The second operation, which was supposed to take five hours, took eleven hours and was followed by an emergency fasciotomy. “Bryce developed compartment syndrome in his left leg,” says Farr. “I knew that wasn’t good.”

Surgeons began a monumental attempt to save the leg. This included 14 surgeries, 12 on the leg and two on the back.

“Every time they went in, there was more damage and more infection,” she adds. “But they couldn’t save the leg below the knee. The lower leg died and had to be amputated below the knee.”

“It’s going to be a long process”Long road to recovery: Bryce Bourdieu faces a long rehab.  photo supplied

Bryce spent seven weeks in the hospital and then another three at Central Texas Rehabilitation Hospital. His mother was by his bedside practically the entire time until he returned home in October.

“Right now he’s in a wheelchair,” says Farr. “He will start outpatient therapy next. The right leg is deficient from the spinal injury, but he’s not paralyzed. It’s going to be a long process.

“He needs to strengthen both legs and have one more operation before he is fit for the prosthesis. They amputated on September 8th and didn’t close it until September 15th because there was also 200ml of infection and dead tissue. You had to be very creative. Knock on wood, he’s healthy so far.”

Farr says her son amazed her with his steadfastness. “What amazes me as his mother is his attitude,” she says. “Not once did he have a ‘why me?’ Moment. He has an incredible spirit. He has handled this with incredible maturity.

“The doctors think it’s a miracle. You have never seen such damage and not paralyzed the person.”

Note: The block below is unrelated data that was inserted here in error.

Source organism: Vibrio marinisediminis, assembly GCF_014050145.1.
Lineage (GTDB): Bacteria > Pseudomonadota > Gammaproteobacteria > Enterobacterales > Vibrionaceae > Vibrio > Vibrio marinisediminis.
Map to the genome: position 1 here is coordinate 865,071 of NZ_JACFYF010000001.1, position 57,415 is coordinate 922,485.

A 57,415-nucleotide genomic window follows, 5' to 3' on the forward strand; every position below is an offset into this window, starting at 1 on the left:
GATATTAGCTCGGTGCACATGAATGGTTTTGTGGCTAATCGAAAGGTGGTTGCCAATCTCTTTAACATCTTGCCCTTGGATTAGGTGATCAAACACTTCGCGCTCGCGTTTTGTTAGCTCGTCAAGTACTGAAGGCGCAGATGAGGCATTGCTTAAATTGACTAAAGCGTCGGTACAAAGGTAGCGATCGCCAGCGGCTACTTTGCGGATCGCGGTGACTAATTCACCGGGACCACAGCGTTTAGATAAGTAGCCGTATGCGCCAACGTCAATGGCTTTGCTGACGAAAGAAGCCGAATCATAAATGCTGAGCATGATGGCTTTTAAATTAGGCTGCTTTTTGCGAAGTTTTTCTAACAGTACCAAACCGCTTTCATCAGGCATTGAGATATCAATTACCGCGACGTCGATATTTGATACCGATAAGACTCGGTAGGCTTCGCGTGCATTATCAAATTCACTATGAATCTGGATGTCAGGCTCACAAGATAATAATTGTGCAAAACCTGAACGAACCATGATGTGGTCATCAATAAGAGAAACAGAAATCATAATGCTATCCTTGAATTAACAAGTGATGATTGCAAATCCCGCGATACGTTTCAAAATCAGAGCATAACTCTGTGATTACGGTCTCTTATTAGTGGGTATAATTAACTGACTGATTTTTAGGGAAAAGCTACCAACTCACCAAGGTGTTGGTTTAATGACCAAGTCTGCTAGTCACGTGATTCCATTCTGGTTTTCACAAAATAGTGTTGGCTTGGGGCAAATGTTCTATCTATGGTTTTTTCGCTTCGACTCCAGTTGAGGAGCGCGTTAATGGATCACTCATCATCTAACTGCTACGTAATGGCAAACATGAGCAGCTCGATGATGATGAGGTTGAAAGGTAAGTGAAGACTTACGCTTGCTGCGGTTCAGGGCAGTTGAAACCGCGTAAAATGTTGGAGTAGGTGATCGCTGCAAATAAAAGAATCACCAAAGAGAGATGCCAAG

Bryce’s spirit was encouraged by the response from the equine community. He’s had calls from the likes of Mike Smith, Gary Stevens and Richard Migliore, as well as many of rodeo’s biggest stars.

Former UAE champion trainer Ernst Oertel, who continues to ride and train despite having his left leg knee amputated in 2014, has been a regular caller. “Ernst was very encouraging,” says Farr.

There are also medical bills to process, only a fraction of which are covered by insurance, hence the start of a fundraiser by the Sam Thompson Memorial Foundation, established after the death of the well-known New Mexico jockey in 2008.

“Money is always what you need, but the prayers, dedication and mentoring have been incredible,” says Farr. “So Bryce Bourdieu with his mother Julie Farr: many have called to speak and spend time with Bryce. It’s a humbling experience.

“Our insurance doesn’t cover the cost of a prosthesis and it costs about $75,000. We have to go to Austin for the final surgery. It’s a long road, lots of outpatient therapies, some covered, some not.”

“I chose to stay positive”

It will take time, but Bryce believes he is making progress. He says he’s never felt down about his predicament.

“There are two ways to do that,” he says. “You can be positive and get through it, or you can be negative and make the whole situation harder. I’ve decided to stay positive. The only thing I had to complain about was the hospital food!”

He adds: “I think I’m doing everything right. Every time I go to therapy, I see progression.”

Bryce’s love of horses continues to burn. He refuses to let his disability wipe them out.

“He can’t wait to get back on a horse,” says his mother. “Bryce keeps telling me, ‘Mom, I’m going to be the first jockey in America to wear a prosthetic and win a Class 1 race.'”

• Visit Bryce Bourdieu’s fundraising page on the Sam Thompson Memorial Foundation website